Saturday, August 30, 2008
Article in the Economist -- Legal Advice: Should you buy shares in a law firm?, which discusses recent changes in the UK allowing for non-partnership structures for law firms, and external investing by the public via, for example, initial public offerings. While there are real confidentiality concerns that would need to be addressed in any such proposal, investing in law firms strikes me as a proper way to harness the market to even the playing field in mass tort litigation. In particular, plaintiffs' firms should have access to investment capital, so that claims that should be brought are in fact brought. Then our litigation system can focus on getting the economic incentives right via the litigation system, confident that the firms will have the capital to respond. Here's an excerpt from the article:
WERE it possible to buy shares in big British and American law firms, they would appear to be attractive investments. They boast double-digit revenue growth at a time when many companies are suffering. Baker & McKenzie, one of America’s biggest firms, has just announced a 20% increase in annual revenues, which exceeded $2 billion for the first time. Britain’s top four firms have reported revenues up by an average of 15% this year, with all four passing the £1 billion ($1.85 billion) mark.
Investing in law firms is more than just a pipe dream. A change in British law, introduced last year, enables law firms to use business structures other than private partnerships, and allows for external investment and initial public offerings (IPOs). Law firms will have to wait for a new regulator, the Legal Services Board, but everything is due to be in place by 2011.
Thursday, August 28, 2008
Article in Forbes -- Another Storm Brewing For Vytorin, by Matthew Herper. Here's an excerpt:
When a study linking the widely used cholesterol drug Vytorin to cancer came out in July it caused a stir--for a few hours.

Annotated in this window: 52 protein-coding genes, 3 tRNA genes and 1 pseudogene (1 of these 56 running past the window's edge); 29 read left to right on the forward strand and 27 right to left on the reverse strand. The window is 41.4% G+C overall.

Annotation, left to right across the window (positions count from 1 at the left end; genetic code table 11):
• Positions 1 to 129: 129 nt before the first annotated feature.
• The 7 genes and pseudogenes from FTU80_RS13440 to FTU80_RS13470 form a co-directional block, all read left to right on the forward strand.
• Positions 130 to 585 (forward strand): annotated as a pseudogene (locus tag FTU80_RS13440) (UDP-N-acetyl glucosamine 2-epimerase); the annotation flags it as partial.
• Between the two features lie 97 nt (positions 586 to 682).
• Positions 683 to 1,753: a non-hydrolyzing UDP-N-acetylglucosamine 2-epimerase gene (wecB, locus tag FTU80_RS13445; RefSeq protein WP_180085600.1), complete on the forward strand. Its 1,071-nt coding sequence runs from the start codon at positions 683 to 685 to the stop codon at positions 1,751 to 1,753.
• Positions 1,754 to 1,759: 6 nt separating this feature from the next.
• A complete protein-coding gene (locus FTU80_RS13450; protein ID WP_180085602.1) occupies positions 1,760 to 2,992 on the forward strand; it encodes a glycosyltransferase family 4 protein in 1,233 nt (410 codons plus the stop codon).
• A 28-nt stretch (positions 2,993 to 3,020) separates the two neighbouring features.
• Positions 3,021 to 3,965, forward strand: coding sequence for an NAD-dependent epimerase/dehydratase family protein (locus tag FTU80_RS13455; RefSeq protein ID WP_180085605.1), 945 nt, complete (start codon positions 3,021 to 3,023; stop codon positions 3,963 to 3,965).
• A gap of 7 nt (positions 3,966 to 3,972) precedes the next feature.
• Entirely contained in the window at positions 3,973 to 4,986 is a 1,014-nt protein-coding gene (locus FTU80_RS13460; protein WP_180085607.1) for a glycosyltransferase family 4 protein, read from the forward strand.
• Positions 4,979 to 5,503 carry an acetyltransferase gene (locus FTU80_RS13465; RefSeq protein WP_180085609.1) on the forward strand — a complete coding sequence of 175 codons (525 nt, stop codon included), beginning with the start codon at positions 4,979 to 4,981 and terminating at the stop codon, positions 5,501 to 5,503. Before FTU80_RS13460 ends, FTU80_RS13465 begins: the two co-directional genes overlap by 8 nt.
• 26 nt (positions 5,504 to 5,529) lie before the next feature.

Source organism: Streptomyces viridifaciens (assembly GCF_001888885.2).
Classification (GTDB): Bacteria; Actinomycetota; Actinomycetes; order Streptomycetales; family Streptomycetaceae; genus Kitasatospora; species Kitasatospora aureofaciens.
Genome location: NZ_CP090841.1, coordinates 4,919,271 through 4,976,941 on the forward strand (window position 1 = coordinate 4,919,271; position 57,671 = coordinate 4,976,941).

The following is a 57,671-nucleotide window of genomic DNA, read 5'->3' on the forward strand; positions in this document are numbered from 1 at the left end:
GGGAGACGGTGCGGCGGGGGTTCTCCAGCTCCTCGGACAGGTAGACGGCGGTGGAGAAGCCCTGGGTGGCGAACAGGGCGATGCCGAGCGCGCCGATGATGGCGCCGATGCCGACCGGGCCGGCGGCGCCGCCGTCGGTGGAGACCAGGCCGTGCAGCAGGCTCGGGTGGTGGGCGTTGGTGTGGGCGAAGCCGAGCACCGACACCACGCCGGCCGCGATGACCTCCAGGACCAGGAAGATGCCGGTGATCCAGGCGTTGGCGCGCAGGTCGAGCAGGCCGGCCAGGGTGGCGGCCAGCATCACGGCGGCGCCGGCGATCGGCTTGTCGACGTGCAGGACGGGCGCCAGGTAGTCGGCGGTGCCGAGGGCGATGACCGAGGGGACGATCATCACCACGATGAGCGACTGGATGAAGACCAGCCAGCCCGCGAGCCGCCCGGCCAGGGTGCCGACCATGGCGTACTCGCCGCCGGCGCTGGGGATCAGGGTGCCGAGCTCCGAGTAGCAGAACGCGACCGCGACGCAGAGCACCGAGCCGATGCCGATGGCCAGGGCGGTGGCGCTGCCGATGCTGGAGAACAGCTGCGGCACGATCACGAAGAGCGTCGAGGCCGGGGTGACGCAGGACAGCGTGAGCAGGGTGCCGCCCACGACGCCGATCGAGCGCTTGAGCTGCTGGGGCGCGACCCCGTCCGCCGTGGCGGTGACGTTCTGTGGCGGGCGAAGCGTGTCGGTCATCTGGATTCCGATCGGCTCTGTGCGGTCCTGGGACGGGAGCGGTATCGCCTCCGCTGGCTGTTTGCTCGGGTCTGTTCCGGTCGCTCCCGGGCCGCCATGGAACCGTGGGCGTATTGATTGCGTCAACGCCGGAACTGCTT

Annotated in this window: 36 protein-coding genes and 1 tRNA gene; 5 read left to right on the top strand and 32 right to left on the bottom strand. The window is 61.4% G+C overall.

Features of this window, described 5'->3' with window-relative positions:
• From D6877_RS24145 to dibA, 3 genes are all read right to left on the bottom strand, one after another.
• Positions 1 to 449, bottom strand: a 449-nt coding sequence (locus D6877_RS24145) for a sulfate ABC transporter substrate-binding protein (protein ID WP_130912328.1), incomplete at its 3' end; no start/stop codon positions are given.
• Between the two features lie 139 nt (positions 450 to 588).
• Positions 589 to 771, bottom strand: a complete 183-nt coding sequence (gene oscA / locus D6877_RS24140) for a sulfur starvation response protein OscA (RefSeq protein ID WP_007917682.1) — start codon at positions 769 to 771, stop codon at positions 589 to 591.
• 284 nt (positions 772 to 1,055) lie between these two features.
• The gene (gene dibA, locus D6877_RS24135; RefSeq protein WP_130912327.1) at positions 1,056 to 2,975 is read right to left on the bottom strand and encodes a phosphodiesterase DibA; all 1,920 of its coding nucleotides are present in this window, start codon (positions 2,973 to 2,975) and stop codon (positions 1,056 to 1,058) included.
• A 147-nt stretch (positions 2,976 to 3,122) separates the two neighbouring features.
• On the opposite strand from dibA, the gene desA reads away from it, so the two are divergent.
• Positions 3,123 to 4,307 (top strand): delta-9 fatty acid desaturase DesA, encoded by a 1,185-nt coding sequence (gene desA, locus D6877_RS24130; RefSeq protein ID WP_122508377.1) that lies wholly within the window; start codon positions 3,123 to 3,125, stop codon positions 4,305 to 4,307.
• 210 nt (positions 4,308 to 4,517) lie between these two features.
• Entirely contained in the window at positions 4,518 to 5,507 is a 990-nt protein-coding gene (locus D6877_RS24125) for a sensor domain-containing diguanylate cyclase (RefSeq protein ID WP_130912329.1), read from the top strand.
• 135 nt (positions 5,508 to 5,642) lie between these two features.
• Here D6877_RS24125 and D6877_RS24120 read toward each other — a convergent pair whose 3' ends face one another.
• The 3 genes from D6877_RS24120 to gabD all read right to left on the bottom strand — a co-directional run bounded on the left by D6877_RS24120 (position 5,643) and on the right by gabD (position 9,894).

It should have lasted longer. A 1,873-patient study called SEAS found there were 50% more cancers among patients who took Vytorin than those who received placebo. Researchers involved in the study put together a hastily organized, company-funded press conference on July 21 to release the data.
There, Richard Peto, an Oxford University statistician, quieted the cancer scare before it really began. He pooled data from two much larger ongoing studies of Vytorin and said they showed that the cancer risk was a statistical fluke. He called the contention that Vytorin could cause cancer "bizarre." Deutsche Bank pharmaceuticals analyst Barbara Ryan says the impact of SEAS on Vytorin sales has been "negligible."
Shares of Vytorin makers Merck and Schering-Plough are still down 6% and 9%, respectively, since SEAS was released. The companies say the cancer finding is "an anomaly."
Next week, the full results of SEAS will be presented at a medical meeting in Munich, and, if some of world's top cardiologists, drug safety experts and statisticians are to be believed, the stage is set for yet another battle over Vytorin, which is already being haunted by worries over its effectiveness.
Wednesday, August 27, 2008
Professor Richard Epstein (Chicago) has published The Case for Field Preemption of State Laws in Drug Cases on Northwestern University Law Review's Colloquy. Here's an excerpt:
This brief Comment renews my defense of strong field preemption for FDA regulation. In Part I, I shall set out the emergence of modern preemption law in light of the vast expansion of federal power after the New Deal with special reference to two cases of great current concern, Riegel and Levine. Thereafter, in Part II, I shall comment first not on Professor Sharkey’s article, but on a recent essay by David Kessler and David Vladeck that takes the strong view that the doctrine of implied preemption should not be applied in duty-to-warn drug cases. Then, in Part III, I address Professor Sharkey’s agency model, and lastly, in Part IV, I offer a brief capitulation of my field preemption position.
Tuesday, August 26, 2008
I've posted my manuscript, Another Jackpot (In)Justice: Verdict Variability and Issue Preclusion in Mass Torts, on Bepress. Here's the abstract: